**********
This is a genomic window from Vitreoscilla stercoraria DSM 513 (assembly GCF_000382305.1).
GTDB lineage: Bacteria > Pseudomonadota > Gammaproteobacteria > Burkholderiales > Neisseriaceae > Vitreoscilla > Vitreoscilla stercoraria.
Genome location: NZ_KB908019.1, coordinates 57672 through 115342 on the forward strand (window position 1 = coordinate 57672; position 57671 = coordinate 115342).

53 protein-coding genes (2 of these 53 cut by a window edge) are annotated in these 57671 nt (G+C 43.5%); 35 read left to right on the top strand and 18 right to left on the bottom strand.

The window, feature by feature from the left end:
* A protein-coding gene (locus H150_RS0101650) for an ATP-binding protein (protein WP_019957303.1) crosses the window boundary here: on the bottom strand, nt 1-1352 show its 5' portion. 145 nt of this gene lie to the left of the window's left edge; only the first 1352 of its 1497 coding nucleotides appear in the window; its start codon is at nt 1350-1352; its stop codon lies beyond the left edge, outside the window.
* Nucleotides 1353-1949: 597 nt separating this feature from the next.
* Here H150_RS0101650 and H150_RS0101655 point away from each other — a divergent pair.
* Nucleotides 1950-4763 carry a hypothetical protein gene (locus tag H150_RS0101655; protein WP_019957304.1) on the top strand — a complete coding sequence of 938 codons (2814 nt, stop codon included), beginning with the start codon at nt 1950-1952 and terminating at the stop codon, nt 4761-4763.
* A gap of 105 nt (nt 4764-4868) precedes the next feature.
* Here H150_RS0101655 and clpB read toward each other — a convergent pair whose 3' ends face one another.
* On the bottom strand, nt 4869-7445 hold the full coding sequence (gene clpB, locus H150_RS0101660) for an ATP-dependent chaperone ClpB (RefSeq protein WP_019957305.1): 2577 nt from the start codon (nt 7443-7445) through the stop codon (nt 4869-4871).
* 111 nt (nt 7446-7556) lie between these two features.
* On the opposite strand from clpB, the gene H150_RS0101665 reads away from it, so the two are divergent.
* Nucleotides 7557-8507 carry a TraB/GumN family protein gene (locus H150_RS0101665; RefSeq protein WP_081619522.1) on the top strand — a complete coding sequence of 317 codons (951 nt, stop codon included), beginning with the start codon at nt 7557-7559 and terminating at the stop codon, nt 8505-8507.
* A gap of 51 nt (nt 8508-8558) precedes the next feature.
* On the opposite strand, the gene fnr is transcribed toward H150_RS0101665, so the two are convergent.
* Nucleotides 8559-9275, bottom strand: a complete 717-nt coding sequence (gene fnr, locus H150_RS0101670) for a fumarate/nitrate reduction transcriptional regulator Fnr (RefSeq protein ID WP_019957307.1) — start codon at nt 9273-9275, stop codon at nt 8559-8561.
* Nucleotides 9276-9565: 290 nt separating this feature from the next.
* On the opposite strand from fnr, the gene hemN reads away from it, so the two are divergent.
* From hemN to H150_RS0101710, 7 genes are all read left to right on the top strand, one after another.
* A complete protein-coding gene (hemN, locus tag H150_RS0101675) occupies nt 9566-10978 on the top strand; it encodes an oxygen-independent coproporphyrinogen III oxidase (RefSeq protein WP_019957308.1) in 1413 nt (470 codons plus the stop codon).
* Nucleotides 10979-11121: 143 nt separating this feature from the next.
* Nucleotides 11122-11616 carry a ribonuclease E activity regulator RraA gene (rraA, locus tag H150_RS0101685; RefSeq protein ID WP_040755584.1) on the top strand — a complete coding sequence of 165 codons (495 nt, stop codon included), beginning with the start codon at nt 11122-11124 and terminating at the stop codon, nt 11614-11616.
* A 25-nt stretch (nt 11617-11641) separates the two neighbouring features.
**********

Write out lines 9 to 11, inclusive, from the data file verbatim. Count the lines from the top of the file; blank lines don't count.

* Nucleotides 1950-4763 carry a hypothetical protein gene (locus tag H150_RS0101655; protein WP_019957304.1) on the top strand — a complete coding sequence of 938 codons (2814 nt, stop codon included), beginning with the start codon at nt 1950-1952 and terminating at the stop codon, nt 4761-4763.
* A gap of 105 nt (nt 4764-4868) precedes the next feature.
* Here H150_RS0101655 and clpB read toward each other — a convergent pair whose 3' ends face one another.